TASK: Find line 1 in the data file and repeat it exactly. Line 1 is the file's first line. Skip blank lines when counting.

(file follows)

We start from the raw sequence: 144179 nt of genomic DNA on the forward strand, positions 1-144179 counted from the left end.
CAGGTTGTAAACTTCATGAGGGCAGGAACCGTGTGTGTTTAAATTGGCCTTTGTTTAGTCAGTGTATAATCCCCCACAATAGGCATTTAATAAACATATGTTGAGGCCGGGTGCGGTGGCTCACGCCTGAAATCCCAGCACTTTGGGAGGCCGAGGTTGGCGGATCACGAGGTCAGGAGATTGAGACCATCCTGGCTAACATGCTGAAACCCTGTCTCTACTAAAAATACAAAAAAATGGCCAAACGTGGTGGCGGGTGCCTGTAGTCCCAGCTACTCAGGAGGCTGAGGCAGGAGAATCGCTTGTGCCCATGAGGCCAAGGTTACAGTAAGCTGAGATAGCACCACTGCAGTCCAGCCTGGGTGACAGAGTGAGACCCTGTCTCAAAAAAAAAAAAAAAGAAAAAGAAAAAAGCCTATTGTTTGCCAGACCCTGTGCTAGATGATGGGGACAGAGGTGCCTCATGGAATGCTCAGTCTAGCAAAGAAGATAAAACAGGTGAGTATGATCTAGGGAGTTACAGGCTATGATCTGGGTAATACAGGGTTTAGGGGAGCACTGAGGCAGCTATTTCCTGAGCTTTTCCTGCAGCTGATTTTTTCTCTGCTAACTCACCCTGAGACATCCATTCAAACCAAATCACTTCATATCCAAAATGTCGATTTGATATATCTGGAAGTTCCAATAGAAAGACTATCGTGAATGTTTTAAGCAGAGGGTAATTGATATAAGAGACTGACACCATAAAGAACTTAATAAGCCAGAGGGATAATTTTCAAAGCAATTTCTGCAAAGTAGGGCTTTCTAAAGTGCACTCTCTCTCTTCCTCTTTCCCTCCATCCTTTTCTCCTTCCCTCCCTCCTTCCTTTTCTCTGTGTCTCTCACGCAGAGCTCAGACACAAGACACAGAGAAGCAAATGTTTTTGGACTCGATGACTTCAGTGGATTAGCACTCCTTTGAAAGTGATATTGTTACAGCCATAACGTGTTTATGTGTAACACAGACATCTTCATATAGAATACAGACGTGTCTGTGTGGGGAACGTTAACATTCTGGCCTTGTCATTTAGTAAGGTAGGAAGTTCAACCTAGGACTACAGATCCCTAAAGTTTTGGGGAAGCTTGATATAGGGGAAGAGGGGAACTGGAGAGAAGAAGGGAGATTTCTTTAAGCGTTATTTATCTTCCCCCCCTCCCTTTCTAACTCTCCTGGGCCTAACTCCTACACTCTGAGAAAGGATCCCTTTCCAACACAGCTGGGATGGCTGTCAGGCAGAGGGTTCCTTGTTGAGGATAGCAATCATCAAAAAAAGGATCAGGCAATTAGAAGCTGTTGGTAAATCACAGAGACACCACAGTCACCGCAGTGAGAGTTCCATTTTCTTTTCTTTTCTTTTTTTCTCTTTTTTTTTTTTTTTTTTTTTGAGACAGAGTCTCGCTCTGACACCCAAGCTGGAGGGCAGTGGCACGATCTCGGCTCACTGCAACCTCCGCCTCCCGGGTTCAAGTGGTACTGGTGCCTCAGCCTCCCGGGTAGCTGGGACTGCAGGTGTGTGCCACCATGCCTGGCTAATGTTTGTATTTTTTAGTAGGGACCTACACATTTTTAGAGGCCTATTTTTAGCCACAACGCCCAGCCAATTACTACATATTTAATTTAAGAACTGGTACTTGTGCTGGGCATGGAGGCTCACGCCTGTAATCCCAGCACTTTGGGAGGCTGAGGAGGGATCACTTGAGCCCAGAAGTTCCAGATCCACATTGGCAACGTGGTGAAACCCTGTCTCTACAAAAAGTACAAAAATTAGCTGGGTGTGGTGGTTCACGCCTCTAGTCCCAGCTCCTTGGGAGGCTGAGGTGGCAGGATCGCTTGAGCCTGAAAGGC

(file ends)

We start from the raw sequence: 144179 nt of genomic DNA on the forward strand, positions 1-144179 counted from the left end.